In 1900, a 27-year-old American ethnographer named John Swanton, newly minted PhD from Harvard, junior employee at the Bureau of American Ethnology, and disciple of Franz Boas, arrived on Haida Gwaii to study the culture of the islands and collect artifacts for the American Museum of Natural History. Swanton met a younger Haida, fluent in English, named Henry Moody, who would act as his translator and entrée into Haida society. Moody was a prince under the old system, and he could bring Swanton into the most refined Haida households, or at least what remained of them. By the end of the 19th century, nine-tenths of the Haida had fallen victim to ecological destruction and disease, especially smallpox. By 1900 the ancient villages, some of the largest pre-agricultural settlements in history, were cemeteries of fallen house-poles and rotting cedar-plank lodges. The survivors of the holocaust lived in two clapboard missionary towns.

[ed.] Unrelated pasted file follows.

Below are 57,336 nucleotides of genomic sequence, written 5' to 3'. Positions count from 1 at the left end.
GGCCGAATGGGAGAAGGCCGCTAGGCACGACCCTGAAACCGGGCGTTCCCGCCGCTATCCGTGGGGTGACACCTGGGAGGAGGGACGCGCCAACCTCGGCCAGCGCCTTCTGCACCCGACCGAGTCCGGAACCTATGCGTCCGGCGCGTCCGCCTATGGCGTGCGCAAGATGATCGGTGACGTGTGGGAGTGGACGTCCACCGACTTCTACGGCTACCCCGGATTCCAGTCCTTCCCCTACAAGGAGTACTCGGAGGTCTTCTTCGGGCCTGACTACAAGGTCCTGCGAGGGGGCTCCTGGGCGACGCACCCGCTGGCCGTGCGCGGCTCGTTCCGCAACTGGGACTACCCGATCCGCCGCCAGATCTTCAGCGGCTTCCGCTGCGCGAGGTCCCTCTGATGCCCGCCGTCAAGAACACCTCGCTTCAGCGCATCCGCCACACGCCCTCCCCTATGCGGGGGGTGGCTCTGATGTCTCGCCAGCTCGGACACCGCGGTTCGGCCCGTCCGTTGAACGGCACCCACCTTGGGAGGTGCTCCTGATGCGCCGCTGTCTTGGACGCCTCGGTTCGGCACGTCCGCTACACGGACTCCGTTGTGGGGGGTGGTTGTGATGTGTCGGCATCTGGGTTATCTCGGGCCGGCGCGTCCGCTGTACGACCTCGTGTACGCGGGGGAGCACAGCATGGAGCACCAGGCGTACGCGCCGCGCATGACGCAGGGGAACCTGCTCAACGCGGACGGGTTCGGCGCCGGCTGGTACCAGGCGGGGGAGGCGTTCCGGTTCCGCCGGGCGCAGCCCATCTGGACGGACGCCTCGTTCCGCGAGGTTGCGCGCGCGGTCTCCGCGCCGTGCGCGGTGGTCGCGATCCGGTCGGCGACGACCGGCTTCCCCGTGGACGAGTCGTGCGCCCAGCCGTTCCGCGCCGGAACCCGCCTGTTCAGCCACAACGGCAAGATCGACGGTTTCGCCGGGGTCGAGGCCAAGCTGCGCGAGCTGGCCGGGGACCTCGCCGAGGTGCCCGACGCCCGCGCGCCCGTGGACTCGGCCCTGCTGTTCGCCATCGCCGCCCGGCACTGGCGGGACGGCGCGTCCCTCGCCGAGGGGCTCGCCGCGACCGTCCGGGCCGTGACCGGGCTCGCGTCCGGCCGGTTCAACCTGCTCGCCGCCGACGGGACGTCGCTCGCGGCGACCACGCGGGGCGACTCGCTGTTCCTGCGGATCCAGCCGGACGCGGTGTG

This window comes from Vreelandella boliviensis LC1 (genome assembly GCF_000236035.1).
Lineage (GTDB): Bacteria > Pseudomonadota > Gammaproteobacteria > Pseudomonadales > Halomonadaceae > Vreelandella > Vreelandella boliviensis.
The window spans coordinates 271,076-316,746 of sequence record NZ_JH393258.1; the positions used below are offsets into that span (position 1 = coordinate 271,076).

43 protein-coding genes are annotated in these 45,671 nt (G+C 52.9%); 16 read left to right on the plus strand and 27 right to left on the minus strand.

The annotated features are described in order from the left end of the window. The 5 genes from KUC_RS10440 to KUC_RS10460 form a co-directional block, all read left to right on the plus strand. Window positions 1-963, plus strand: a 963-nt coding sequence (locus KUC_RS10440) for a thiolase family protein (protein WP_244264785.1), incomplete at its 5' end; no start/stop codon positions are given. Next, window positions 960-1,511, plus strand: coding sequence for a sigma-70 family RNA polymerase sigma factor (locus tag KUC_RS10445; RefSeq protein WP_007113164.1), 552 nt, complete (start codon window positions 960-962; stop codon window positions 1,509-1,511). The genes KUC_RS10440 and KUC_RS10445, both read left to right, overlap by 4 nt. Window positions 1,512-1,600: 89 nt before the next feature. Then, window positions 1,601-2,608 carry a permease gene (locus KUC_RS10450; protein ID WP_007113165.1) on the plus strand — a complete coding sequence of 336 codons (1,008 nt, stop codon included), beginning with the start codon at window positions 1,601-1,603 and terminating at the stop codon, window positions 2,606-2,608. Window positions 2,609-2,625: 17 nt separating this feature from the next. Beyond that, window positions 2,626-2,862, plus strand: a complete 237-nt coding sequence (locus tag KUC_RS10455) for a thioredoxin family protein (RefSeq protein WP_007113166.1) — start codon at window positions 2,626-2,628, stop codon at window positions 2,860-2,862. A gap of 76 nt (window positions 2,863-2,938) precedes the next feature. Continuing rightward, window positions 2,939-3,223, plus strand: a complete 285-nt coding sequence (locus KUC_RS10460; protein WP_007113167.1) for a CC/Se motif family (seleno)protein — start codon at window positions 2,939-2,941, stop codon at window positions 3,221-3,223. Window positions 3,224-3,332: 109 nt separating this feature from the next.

Swanton realized that transcribing stories was the most important task he could set himself to while on the islands. He was a hard worker and a patient, self-effacing listener — a man who lived for a year on Haida Gwaii “as if nothing in the world were more important than to record what a Native American oral poet wanted to say in precisely the way that poet wanted to say it.” For six hours a day, six days a week, Swanton took dictation. His Haida informants would tell their stories a few phrases at a time. Then, Henry Moody, at Swanton’s side, would repeat slowly what they had said, and Swanton would transcribe the poetry into a phonetic alphabet of Boas’ devising. The Haida spoke a language that had never existed before in writing, except as the vessel for evangelical tracts and Bible passages.